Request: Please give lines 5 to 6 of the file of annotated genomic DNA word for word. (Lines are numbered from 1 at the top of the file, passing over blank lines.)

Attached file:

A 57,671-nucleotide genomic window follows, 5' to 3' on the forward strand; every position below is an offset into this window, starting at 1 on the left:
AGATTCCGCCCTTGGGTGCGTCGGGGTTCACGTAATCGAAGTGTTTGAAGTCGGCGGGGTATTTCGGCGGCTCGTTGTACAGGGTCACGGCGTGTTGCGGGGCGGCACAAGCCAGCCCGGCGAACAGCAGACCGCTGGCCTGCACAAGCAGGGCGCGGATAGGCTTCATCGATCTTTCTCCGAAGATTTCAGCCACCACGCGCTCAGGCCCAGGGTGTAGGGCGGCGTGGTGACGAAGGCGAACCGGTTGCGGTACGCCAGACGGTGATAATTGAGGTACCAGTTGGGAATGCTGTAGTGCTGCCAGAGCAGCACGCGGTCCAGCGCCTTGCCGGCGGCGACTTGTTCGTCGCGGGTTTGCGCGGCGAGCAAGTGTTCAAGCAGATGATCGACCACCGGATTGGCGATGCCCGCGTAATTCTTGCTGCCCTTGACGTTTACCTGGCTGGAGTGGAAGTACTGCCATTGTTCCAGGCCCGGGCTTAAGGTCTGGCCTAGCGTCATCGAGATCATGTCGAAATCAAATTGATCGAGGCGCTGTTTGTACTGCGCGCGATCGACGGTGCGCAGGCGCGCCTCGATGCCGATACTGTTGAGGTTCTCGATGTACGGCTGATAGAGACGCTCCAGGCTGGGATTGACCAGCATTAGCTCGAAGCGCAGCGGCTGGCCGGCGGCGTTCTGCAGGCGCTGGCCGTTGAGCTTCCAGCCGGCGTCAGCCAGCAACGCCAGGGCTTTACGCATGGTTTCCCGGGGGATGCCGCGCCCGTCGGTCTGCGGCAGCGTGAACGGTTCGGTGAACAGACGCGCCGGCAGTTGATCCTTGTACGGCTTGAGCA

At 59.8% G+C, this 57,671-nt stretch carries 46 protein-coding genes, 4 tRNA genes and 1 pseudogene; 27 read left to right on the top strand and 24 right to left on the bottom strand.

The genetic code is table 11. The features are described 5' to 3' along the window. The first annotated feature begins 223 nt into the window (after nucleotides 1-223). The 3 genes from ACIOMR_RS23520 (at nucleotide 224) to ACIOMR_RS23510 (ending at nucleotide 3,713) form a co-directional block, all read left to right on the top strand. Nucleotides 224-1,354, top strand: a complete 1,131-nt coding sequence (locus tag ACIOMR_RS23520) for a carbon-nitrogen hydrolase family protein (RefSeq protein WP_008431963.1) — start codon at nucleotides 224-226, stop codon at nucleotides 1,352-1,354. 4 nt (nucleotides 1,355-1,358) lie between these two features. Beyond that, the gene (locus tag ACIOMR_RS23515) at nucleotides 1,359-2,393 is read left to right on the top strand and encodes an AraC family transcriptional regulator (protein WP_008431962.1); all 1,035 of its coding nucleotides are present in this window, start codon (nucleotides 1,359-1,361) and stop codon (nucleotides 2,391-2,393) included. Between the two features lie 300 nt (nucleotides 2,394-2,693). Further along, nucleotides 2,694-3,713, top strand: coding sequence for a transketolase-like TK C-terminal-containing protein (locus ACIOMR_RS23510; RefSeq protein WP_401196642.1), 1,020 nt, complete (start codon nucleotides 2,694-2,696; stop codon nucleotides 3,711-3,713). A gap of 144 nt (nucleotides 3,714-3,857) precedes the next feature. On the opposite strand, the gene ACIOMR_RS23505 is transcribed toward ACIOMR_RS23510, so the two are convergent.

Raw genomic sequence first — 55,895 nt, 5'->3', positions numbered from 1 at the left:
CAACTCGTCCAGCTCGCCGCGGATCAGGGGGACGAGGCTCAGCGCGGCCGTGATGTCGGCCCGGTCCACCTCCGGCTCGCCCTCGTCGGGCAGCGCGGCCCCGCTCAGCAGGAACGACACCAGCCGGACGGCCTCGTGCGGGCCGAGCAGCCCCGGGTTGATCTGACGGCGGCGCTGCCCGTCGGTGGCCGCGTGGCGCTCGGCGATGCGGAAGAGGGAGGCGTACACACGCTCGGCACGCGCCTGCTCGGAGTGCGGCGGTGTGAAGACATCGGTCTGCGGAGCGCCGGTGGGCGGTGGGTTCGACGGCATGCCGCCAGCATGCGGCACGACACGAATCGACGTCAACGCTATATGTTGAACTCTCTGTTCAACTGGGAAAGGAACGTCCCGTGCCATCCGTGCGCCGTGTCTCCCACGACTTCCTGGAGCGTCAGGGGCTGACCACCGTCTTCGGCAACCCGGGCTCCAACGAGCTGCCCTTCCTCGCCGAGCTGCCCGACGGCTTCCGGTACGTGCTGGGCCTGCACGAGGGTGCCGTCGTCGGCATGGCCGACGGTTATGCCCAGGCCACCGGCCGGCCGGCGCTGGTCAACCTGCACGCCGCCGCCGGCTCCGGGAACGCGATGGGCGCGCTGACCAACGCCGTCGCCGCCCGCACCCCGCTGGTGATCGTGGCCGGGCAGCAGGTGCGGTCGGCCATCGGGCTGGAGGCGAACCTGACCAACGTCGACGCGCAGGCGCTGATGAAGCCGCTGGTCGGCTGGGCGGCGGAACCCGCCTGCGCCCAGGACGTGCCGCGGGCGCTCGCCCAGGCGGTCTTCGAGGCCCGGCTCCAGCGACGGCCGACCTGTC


Raw genomic sequence first — 55,895 nt, 5'->3', positions numbered from 1 at the left:
CAACTCGTCCAGCTCGCCGCGGATCAGGGGGACGAGGCTCAGCGCGGCCGTGATGTCGGCCCGGTCCACCTCCGGCTCGCCCTCGTCGGGCAGCGCGGCCCCGCTCAGCAGGAACGACACCAGCCGGACGGCCTCGTGCGGGCCGAGCAGCCCCGGGTTGATCTGACGGCGGCGCTGCCCGTCGGTGGCCGCGTGGCGCTCGGCGATGCGGAAGAGGGAGGCGTACACACGCTCGGCACGCGCCTGCTCGGAGTGCGGCGGTGTGAAGACATCGGTCTGCGGAGCGCCGGTGGGCGGTGGGTTCGACGGCATGCCGCCAGCATGCGGCACGACACGAATCGACGTCAACGCTATATGTTGAACTCTCTGTTCAACTGGGAAAGGAACGTCCCGTGCCATCCGTGCGCCGTGTCTCCCACGACTTCCTGGAGCGTCAGGGGCTGACCACCGTCTTCGGCAACCCGGGCTCCAACGAGCTGCCCTTCCTCGCCGAGCTGCCCGACGGCTTCCGGTACGTGCTGGGCCTGCACGAGGGTGCCGTCGTCGGCATGGCCGACGGTTATGCCCAGGCCACCGGCCGGCCGGCGCTGGTCAACCTGCACGCCGCCGCCGGCTCCGGGAACGCGATGGGCGCGCTGACCAACGCCGTCGCCGCCCGCACCCCGCTGGTGATCGTGGCCGGGCAGCAGGTGCGGTCGGCCATCGGGCTGGAGGCGAACCTGACCAACGTCGACGCGCAGGCGCTGATGAAGCCGCTGGTCGGCTGGGCGGCGGAACCCGCCTGCGCCCAGGACGTGCCGCGGGCGCTCGCCCAGGCGGTCTTCGAGGCCCGGCTCCAGCGACGGCCGACCTGTC